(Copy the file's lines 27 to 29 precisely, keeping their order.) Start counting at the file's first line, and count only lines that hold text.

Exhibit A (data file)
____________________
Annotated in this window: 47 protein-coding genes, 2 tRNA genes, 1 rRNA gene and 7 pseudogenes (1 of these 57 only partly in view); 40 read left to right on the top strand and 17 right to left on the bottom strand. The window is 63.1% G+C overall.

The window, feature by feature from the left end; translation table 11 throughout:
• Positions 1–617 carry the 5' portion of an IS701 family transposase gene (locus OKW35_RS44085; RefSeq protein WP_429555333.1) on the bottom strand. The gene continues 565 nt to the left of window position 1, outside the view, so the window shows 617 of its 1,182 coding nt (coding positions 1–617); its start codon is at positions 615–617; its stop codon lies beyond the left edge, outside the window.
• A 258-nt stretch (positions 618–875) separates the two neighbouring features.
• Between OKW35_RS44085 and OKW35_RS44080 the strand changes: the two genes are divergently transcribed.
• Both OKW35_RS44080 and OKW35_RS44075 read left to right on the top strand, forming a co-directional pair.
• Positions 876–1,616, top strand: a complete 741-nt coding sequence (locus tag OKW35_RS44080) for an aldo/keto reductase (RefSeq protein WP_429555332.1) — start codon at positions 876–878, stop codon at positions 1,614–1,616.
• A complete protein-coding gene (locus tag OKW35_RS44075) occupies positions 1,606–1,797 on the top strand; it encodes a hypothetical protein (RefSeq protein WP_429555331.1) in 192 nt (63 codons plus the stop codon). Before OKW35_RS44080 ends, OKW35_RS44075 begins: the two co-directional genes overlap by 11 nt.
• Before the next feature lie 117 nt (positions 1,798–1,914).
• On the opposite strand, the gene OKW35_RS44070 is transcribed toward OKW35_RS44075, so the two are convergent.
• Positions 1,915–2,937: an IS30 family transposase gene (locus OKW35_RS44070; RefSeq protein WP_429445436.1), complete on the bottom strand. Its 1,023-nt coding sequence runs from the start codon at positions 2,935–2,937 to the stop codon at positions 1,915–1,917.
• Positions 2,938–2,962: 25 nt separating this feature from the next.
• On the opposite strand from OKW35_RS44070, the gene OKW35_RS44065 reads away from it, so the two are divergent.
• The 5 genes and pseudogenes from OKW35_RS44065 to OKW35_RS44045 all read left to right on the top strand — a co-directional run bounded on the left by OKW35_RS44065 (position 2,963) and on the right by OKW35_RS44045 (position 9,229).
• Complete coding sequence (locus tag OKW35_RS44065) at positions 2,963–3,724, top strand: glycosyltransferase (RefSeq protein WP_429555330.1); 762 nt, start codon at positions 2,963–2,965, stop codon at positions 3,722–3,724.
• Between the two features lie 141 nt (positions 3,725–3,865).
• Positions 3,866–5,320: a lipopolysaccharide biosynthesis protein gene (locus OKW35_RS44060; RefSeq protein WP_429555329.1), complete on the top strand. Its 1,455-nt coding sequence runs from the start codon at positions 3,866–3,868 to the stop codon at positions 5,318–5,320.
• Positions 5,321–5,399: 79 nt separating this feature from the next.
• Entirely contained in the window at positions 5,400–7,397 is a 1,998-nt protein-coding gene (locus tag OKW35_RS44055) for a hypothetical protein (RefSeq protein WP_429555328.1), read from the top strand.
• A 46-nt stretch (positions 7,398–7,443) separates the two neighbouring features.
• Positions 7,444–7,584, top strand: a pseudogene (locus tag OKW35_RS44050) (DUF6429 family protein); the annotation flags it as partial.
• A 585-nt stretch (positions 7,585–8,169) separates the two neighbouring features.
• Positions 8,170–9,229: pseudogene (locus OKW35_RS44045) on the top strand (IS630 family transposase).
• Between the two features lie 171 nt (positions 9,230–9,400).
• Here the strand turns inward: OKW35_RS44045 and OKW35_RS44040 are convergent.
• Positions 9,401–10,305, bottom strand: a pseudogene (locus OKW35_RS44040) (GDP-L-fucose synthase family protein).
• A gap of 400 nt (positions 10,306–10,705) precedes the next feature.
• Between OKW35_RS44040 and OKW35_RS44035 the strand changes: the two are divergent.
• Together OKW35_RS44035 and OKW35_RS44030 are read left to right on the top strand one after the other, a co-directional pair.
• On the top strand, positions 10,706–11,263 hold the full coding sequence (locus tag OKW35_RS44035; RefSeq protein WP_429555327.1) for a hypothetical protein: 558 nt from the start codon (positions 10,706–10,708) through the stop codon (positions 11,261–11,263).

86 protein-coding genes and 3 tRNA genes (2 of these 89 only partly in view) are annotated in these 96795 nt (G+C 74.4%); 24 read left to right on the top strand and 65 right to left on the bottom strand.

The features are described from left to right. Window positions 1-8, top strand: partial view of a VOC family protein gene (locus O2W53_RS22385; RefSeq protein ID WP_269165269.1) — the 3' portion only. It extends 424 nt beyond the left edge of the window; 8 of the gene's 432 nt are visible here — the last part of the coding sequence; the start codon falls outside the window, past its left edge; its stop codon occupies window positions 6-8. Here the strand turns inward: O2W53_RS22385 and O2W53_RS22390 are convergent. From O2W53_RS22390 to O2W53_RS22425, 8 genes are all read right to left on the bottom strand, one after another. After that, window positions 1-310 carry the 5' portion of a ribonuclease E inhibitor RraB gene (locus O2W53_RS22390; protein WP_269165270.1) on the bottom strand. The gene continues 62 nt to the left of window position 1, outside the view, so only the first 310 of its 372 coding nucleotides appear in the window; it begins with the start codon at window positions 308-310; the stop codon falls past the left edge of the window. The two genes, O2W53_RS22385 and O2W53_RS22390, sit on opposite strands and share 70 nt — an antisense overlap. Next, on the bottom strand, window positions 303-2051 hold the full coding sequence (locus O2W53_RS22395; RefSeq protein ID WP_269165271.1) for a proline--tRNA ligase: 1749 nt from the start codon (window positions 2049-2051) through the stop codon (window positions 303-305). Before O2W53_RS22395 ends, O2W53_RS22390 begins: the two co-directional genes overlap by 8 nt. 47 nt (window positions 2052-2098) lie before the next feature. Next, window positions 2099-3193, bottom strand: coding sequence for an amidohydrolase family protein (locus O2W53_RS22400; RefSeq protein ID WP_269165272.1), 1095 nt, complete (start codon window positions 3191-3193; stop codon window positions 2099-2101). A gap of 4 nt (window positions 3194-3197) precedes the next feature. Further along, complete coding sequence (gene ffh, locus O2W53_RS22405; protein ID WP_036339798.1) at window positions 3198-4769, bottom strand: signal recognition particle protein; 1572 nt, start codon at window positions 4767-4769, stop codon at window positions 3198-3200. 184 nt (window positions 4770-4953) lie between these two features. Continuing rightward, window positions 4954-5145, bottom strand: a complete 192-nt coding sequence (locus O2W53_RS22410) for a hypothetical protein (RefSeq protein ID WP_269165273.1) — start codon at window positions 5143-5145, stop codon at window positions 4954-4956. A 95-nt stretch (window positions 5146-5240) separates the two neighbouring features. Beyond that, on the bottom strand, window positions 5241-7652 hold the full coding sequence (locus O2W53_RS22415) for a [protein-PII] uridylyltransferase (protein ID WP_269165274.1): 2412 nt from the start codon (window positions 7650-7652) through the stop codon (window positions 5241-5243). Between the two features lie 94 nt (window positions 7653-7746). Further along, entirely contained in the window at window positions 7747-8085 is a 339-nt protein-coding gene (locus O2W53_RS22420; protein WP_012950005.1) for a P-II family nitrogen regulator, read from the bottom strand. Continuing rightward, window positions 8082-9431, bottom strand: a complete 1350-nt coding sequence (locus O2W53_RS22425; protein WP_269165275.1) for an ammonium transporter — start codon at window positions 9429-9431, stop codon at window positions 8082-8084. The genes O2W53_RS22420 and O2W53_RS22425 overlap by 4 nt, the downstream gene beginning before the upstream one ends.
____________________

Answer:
• A gap of 400 nt (positions 10,306–10,705) precedes the next feature.
• Between OKW35_RS44040 and OKW35_RS44035 the strand changes: the two are divergent.
• Together OKW35_RS44035 and OKW35_RS44030 are read left to right on the top strand one after the other, a co-directional pair.